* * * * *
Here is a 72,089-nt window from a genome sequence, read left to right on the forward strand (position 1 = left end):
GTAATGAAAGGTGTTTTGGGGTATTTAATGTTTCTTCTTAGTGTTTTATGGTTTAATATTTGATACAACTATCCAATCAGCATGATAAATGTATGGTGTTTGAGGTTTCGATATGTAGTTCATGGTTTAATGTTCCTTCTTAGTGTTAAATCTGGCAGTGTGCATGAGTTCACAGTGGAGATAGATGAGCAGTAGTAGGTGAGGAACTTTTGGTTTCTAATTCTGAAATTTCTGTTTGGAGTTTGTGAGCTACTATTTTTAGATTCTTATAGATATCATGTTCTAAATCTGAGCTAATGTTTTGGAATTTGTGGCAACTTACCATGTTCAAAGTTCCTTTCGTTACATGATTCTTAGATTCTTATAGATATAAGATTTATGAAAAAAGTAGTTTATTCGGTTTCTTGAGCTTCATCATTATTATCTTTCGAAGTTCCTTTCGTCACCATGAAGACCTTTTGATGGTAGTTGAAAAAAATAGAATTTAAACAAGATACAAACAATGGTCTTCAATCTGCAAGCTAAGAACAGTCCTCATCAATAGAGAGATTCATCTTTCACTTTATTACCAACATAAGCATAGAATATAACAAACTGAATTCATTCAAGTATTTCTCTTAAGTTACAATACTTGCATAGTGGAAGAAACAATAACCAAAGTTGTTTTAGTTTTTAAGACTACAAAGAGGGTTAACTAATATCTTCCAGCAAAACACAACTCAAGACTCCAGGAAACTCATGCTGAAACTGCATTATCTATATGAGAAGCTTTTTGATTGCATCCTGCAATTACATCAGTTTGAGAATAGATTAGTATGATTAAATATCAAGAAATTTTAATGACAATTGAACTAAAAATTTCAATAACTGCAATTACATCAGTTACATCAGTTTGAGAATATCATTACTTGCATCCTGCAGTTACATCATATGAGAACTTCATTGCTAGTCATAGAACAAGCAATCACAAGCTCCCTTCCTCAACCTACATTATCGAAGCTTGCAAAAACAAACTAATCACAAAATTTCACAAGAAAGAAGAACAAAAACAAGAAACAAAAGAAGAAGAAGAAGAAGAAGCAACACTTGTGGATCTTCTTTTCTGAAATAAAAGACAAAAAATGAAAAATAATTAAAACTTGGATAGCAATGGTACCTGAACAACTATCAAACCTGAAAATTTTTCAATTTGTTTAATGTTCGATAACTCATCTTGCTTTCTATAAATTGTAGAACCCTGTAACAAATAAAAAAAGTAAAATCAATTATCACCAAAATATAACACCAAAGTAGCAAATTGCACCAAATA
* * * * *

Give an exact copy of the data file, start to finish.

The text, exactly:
Here is a 72,089-nt window from a genome sequence, read left to right on the forward strand (position 1 = left end):
GTAATGAAAGGTGTTTTGGGGTATTTAATGTTTCTTCTTAGTGTTTTATGGTTTAATATTTGATACAACTATCCAATCAGCATGATAAATGTATGGTGTTTGAGGTTTCGATATGTAGTTCATGGTTTAATGTTCCTTCTTAGTGTTAAATCTGGCAGTGTGCATGAGTTCACAGTGGAGATAGATGAGCAGTAGTAGGTGAGGAACTTTTGGTTTCTAATTCTGAAATTTCTGTTTGGAGTTTGTGAGCTACTATTTTTAGATTCTTATAGATATCATGTTCTAAATCTGAGCTAATGTTTTGGAATTTGTGGCAACTTACCATGTTCAAAGTTCCTTTCGTTACATGATTCTTAGATTCTTATAGATATAAGATTTATGAAAAAAGTAGTTTATTCGGTTTCTTGAGCTTCATCATTATTATCTTTCGAAGTTCCTTTCGTCACCATGAAGACCTTTTGATGGTAGTTGAAAAAAATAGAATTTAAACAAGATACAAACAATGGTCTTCAATCTGCAAGCTAAGAACAGTCCTCATCAATAGAGAGATTCATCTTTCACTTTATTACCAACATAAGCATAGAATATAACAAACTGAATTCATTCAAGTATTTCTCTTAAGTTACAATACTTGCATAGTGGAAGAAACAATAACCAAAGTTGTTTTAGTTTTTAAGACTACAAAGAGGGTTAACTAATATCTTCCAGCAAAACACAACTCAAGACTCCAGGAAACTCATGCTGAAACTGCATTATCTATATGAGAAGCTTTTTGATTGCATCCTGCAATTACATCAGTTTGAGAATAGATTAGTATGATTAAATATCAAGAAATTTTAATGACAATTGAACTAAAAATTTCAATAACTGCAATTACATCAGTTACATCAGTTTGAGAATATCATTACTTGCATCCTGCAGTTACATCATATGAGAACTTCATTGCTAGTCATAGAACAAGCAATCACAAGCTCCCTTCCTCAACCTACATTATCGAAGCTTGCAAAAACAAACTAATCACAAAATTTCACAAGAAAGAAGAACAAAAACAAGAAACAAAAGAAGAAGAAGAAGAAGAAGCAACACTTGTGGATCTTCTTTTCTGAAATAAAAGACAAAAAATGAAAAATAATTAAAACTTGGATAGCAATGGTACCTGAACAACTATCAAACCTGAAAATTTTTCAATTTGTTTAATGTTCGATAACTCATCTTGCTTTCTATAAATTGTAGAACCCTGTAACAAATAAAAAAAGTAAAATCAATTATCACCAAAATATAACACCAAAGTAGCAAATTGCACCAAATA